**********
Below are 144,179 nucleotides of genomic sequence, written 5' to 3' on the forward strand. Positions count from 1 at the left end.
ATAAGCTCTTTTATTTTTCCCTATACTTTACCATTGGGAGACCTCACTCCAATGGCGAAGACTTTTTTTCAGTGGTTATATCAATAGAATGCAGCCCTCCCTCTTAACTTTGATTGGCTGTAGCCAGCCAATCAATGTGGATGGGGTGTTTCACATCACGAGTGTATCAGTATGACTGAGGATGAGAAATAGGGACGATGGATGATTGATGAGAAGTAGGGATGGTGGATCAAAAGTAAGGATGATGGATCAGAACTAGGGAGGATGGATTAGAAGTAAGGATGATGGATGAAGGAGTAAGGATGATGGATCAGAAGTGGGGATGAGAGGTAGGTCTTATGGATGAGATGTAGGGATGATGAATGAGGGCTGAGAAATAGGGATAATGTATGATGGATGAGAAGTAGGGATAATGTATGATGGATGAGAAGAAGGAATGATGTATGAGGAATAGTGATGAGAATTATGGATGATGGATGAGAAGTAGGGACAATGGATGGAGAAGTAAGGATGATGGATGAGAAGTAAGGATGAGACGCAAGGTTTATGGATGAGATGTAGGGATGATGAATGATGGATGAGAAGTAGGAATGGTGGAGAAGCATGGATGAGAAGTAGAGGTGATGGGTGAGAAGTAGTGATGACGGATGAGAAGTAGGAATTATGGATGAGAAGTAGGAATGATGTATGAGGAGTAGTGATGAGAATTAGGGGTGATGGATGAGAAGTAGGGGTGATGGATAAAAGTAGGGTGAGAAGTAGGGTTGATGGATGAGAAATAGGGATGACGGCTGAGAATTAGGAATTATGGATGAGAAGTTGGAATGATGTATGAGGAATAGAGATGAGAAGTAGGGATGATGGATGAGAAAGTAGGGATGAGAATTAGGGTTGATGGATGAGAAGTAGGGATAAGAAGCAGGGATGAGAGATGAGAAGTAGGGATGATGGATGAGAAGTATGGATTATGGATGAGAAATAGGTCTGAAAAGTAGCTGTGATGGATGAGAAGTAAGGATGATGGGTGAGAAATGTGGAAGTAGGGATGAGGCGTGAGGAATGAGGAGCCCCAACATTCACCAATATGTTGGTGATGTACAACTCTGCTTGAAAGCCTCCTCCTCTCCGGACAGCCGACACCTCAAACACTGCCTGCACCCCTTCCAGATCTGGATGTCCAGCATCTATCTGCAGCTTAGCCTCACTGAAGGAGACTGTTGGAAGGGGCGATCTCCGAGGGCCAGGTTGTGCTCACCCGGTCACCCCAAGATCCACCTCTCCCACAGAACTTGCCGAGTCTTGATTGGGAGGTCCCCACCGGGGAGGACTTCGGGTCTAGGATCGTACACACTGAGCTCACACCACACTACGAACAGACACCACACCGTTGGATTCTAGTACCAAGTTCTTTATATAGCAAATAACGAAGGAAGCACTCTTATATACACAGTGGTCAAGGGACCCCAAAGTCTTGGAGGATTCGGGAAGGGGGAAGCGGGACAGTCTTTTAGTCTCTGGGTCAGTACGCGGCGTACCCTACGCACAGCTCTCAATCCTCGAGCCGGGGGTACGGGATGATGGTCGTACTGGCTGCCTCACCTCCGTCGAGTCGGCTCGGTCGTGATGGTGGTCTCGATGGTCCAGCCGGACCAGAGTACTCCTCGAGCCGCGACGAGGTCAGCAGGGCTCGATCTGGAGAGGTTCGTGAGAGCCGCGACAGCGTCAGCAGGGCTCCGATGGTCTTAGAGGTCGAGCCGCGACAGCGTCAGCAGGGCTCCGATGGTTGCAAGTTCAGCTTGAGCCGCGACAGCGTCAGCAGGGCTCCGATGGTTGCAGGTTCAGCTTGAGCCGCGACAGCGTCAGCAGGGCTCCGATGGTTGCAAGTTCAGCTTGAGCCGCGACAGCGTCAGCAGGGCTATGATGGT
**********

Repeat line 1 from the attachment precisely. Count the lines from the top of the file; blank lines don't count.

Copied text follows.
Below are 144,179 nucleotides of genomic sequence, written 5' to 3' on the forward strand. Positions count from 1 at the left end.